The habitat imperative
The story of India’s vanishing tigers is a crisis way beyond the environment. The royal Bengal tiger, now down to a mere 1,400 in number, has fallen prey to a crippling crisis of governance and astounding indifference towards this magnificent big cat. For years, Project Tiger, conceived to save this animal from extinction, flogged figures of 4,000-plus cats in the Indian wild, while it was clear from habitat loss and rare sightings that this count was fictional. Despite signs of distress, bureaucratic stonewalling resulted in a lost decade during which timely action could have been taken to prevent the tiger population from falling below what many scientists consider a critical survival threshold.
The big shame is this: the number of Indian tigers today is lower than at the launch of Project Tiger. There were an estimated 1,800 tigers in India then. Net net, we’ve lost 400 since.
It was an Indian Express expose that showed us Sariska’s missing tigers. The Prime Minister’s subsequent intervention has only served to ensure that the tiger census follows scientific principles, which is how we have come to acknowledge the grim state of reality.
The reasons for the population decline are clear. First, Indian forests were thrown open to “development” through an amendment to the Indian Conservation Act in the 1990s, under the Narasimha Rao government. India is now discovering the costs of development, and the loss of tigers’ natural habitat is one of them. The second reason is the low priority accorded to conservation by the states. In Rajasthan and Madhya Pradesh, for instance, there are an estimated 1,200 vacancies for forest guards. No wonder the Ranthambore and Bandhavgarh reserves have seen the sharpest falls in numbers. The toothlessness of the Indian Forests Act worsens the scenario, with even third-time offenders getting quick bail in poaching cases.
The law needs to be tightened.
The third reason is a puzzle posed by a shadowy “tiger mafia” suspected of a hunters’ trail leading towards China and Tibet, which remain the world’s largest consumers of tiger body parts. China even has countryside tiger farms (akin to poultry complexes) for the purpose. One might think that this “farming” would at least help save tigers from extinction, but, alas, captive cats simply cannot survive in the wild. India must engage China diplomatically on this.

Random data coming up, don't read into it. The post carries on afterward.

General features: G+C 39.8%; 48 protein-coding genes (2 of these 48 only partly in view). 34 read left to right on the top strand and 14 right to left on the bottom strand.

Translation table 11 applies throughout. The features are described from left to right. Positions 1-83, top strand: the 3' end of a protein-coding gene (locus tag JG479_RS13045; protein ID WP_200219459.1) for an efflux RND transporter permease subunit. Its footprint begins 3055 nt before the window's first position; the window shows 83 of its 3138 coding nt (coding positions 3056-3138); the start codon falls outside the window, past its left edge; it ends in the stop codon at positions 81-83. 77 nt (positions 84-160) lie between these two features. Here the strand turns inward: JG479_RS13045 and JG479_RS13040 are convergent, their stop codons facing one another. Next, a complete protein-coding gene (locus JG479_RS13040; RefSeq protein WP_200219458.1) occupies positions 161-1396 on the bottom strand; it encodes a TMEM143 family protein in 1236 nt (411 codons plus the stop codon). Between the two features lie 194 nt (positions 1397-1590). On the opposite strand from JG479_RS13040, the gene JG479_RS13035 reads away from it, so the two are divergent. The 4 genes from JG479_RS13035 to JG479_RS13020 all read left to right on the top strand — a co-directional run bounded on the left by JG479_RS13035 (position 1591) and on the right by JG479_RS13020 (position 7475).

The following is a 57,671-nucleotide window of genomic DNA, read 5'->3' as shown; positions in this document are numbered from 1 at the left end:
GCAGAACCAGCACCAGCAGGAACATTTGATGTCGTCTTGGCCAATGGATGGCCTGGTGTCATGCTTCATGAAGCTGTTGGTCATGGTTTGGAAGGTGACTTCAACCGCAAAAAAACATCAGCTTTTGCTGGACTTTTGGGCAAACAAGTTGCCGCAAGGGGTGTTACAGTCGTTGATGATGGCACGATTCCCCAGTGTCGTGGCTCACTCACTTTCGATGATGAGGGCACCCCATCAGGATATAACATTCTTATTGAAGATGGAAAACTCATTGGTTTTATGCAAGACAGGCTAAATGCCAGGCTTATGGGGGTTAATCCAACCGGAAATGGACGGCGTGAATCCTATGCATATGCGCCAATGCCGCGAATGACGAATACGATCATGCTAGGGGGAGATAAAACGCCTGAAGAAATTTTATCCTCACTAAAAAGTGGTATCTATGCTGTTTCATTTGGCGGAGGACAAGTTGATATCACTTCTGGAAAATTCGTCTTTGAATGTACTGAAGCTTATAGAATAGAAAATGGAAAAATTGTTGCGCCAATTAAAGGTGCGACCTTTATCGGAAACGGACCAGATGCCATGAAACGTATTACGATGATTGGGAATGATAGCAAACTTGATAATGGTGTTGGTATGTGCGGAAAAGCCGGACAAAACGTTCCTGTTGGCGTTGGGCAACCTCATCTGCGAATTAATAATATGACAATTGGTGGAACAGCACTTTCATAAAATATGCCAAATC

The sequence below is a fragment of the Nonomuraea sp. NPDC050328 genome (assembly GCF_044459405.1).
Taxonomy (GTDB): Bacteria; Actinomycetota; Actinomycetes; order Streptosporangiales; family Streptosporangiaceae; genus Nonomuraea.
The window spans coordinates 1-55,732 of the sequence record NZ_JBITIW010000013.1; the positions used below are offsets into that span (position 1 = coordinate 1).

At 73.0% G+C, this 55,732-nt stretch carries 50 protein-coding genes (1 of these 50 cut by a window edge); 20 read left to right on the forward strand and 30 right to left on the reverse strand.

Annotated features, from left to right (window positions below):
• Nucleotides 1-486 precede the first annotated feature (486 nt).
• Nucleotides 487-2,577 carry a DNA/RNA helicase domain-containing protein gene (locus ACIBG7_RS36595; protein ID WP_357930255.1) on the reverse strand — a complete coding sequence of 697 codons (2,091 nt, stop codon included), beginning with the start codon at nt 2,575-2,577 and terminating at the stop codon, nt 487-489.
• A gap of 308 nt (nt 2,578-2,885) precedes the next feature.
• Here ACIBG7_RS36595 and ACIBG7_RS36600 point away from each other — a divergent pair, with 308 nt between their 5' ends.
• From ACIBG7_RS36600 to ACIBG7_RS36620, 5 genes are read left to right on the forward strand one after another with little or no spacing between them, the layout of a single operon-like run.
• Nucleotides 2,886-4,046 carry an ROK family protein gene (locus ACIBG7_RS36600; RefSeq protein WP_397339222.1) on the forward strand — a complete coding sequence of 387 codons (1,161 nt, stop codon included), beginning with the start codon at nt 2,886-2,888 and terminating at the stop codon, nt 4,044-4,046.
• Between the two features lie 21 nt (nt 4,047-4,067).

The final and most understudied problem, some would argue, is turning out to be conservationalists themselves, the people who collect large sums for their “work” to save tigers. Many of them have allegedly used their mission as a cover for self-aggrandisement. Cynicism surrounding the effort to save the animal has hurt the cause. The corruption of wildlife NGOs needs to be dealt with.
What is needed now is a comprehensive plan that has credibility, and operates with utter transparency, with an Internet-linked force acting on behalf of tigers. Political will and public resources need to come together. Yet, sanctioning budgetary funds for bureaucratic programmes will not do the trick.
But is it too late already? Maybe not, even if time is running out. Think habitat. For tigers to survive in the wild, they must simply be left alone. Corbett and Nagaerhole, places with the least human interference, are doing better with their tigers. In adopting “do not disturb” policies, some parks in Karnataka spell hope as well. Tigers, thankfully, can reproduce fast—if the environment is stable and conducive—and stay in good health. This makes a tiger revival a distinct possibility.
In 1947, the country had 50,000 tigers. Our record since should shame us all into a cooperative pact that says “no further”. It would be profoundly sad if the next generation gets to “sight” tigers only in cages, or as pictures on glossy paper, or even worse, as symbols on matchbox labels, bidi wrappers and suchlike. Little would they know how uplifting it is, in that rare moment of truth that an authentic sighting is, to see grace and power combine with such feline felicity.
Ninad D Sheth
Posted: Friday, Feb 22, 2008 at 2132 hrs IST
Updated: Thursday, Feb 21, 2008 at 2151 hrs IST
For the cats,
Carole Baskin, CEO of Big Cat Rescue
an Educational Sanctuary home
to more than 100 big cats
12802 Easy Street Tampa, FL 33625
813.493.4564 fax 885.4457
Free ways to join us and help the big cats:
Twitter: Follow Me and be invited to enter our Animal Lover's Dream Vacation Giveaway! http://twitter.com/BigCatRescue